Despite worries of high winds and flooding along East Bay Avenue, others such as Don Piana and his son ignored evacuation orders. Piana said he would ride out the storm, even it if meant being stuck in Barnegat Bay.
”We spoke to the officer from Barnegat PD who is already down there directing traffic, and basically he told us he can’t drag us out of our own house,” Piana said. “We have a generator. We have heat. We have enough water.”
Meanwhile, the Jersey Central Power and Light line shop in Union Beach was ground zero Friday for crews and state officials as they prepared for the impending storm.
The utility was not sugarcoating anything – the snowstorm will be serious, with strong winds and possible flooding along Jersey Shore communities.
And JCPL was in emergency mode, with extra hazard crews and protections and substations. But there was no guarantee that there would not be power outages, CBS2’s Christine Sloan reported.
“We cannot put our linemen up in a bucket when winds are sustained over 40 miles an hour,” said Jim Fakult of JCPL.
Thus, Fakult advised that people must be prepared.
“Have water on hand, have some supplies – flashlights, batteries radios,” he said.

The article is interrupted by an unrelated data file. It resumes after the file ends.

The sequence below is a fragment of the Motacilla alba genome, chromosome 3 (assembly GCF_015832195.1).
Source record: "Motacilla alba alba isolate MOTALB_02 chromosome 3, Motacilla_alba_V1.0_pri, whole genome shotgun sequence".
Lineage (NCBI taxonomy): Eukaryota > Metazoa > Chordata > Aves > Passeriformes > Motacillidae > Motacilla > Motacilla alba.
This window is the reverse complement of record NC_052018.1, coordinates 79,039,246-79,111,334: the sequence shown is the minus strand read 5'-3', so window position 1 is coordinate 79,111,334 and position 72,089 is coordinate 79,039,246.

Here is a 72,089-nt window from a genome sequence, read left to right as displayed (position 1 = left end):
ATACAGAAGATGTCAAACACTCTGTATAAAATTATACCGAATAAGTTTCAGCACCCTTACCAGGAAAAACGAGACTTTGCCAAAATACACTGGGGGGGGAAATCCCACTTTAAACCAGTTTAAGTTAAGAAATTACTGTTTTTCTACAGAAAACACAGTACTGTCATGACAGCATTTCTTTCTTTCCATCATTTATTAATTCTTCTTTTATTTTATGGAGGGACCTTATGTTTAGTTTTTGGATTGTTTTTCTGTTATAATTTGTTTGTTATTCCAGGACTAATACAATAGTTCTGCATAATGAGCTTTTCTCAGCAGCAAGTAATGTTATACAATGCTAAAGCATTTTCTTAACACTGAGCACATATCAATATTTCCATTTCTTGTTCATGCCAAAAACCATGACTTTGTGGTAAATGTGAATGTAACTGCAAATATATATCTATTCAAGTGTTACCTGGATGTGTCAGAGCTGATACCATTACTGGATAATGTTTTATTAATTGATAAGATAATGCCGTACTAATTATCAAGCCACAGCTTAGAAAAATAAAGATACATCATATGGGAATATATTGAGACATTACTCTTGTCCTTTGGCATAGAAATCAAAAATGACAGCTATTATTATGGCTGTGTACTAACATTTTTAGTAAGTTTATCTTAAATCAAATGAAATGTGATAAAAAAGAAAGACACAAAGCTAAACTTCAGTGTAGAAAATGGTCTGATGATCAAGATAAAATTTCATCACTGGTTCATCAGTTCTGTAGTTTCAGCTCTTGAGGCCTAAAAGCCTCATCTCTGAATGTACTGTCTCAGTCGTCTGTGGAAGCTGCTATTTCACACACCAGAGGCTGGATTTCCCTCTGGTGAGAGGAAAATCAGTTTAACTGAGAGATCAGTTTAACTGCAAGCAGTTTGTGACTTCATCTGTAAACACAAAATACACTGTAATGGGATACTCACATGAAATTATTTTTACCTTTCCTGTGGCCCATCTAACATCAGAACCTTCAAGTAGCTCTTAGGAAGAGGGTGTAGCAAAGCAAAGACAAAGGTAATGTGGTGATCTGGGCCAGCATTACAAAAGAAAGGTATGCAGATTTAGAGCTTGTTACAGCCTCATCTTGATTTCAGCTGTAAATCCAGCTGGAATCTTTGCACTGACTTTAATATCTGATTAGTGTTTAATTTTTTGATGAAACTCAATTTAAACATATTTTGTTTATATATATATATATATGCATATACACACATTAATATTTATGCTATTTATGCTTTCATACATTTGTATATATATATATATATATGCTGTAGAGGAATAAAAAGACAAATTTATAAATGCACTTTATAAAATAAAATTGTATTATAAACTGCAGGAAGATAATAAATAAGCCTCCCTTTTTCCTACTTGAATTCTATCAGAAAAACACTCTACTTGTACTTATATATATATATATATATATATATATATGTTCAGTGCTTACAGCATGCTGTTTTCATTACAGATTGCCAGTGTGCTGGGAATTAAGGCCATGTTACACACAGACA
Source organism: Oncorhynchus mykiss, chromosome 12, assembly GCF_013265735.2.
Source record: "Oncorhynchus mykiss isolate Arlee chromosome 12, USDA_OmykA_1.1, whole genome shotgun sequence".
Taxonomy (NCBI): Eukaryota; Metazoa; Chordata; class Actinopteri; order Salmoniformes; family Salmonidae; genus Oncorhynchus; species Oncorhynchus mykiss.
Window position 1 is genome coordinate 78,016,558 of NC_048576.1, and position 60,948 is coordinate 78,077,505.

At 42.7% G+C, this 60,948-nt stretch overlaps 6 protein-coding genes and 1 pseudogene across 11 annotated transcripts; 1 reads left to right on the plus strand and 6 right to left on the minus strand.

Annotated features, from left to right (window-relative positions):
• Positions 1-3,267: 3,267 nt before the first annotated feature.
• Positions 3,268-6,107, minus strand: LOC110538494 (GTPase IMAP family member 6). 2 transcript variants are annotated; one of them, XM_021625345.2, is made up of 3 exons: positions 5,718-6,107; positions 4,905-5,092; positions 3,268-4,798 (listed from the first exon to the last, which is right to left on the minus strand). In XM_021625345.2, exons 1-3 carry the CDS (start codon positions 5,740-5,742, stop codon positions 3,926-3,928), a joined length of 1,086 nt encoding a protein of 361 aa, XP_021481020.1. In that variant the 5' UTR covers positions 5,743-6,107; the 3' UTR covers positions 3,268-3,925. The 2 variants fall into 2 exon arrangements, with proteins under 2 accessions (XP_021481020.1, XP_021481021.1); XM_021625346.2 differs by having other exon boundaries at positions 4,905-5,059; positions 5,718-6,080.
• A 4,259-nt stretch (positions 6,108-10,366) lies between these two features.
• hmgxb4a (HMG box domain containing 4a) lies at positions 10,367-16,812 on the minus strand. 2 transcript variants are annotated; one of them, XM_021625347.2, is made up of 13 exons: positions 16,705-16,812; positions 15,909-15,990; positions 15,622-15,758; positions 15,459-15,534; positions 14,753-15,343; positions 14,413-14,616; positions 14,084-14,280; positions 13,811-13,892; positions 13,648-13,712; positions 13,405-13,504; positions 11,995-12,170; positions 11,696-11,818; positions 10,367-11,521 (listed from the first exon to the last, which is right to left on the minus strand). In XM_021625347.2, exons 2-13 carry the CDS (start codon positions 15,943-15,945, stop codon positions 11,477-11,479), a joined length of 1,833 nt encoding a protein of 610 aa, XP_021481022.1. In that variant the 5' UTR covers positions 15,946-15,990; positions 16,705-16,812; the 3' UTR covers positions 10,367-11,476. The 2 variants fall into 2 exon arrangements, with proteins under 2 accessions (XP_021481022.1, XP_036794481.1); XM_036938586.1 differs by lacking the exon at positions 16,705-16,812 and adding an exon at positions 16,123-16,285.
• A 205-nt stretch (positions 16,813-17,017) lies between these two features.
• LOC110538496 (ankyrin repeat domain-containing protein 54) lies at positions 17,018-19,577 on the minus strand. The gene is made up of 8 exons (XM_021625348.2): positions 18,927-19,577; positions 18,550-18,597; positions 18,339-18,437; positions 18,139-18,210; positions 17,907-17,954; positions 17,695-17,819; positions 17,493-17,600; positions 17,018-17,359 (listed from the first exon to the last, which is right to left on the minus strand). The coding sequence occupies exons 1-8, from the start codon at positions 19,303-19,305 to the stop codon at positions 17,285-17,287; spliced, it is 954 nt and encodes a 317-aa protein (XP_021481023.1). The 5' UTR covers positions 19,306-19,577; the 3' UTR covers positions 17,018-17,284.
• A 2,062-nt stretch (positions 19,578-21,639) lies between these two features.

Christie advised that in case of power outages, people also should be sure they have plenty of water, nonperishable food, cold-weather clothing, and fully-charged cellphones. Anyone who needs medications or electrically-powered equipment for medical reasons should plan on finding a way to get assistance, Christie said.
In Manasquan, former Mayor and Office of Emergency Management Deputy George Dempsey said the most flood prone streets are near the inlet where the ocean meets the bay and the Manasquan River.
“Pipes drain out to oceans, creeks and when we have moon tide, openings get covered and then more flooding,” he told CBS2’s Meg Baker.
Many homes along the shore have been raised since the devastating flooding from Superstorm Sandy three years ago.
“I’m not really too worried,” Sea Bright resident Christine told 1010 WINS’ John Montone. “If you complain about the water and the flooding, this is not the place for you to live.”
But many homeowners and business owners in Sea Bright were not taking any chances.
“You take all the precautions you can, right?” said Tom Brown of Sea Bright. “I put boards up and got everything up out of the yard.”
“I’ve got my sand bags ready to go,” said Philip Pink of Monmouth Beach, “All furniture is in.”
Indeed, for everyone in Sea Bright, it was a rush against the clock. Businesses were moving everything out on main streets, from furniture to art.
“The gallery owner called and said she was concerned — come down and get your stuff,” said Nicole Vincenti.
“When we took this space over, we had the thought that one day this might happen, and it’s better to take these products out than risk losing them,” said Mike Ingals of Ingals Custom Contracting.
Sandbags were placed in front of storefronts in the vulnerable town, which sits between the ocean and the Shrewsbury River. Officials hoped the sand dunes would protect residents from flooding.
But Sea Bright resident and restaurant owner Alice Gaffney was fearful nonetheless.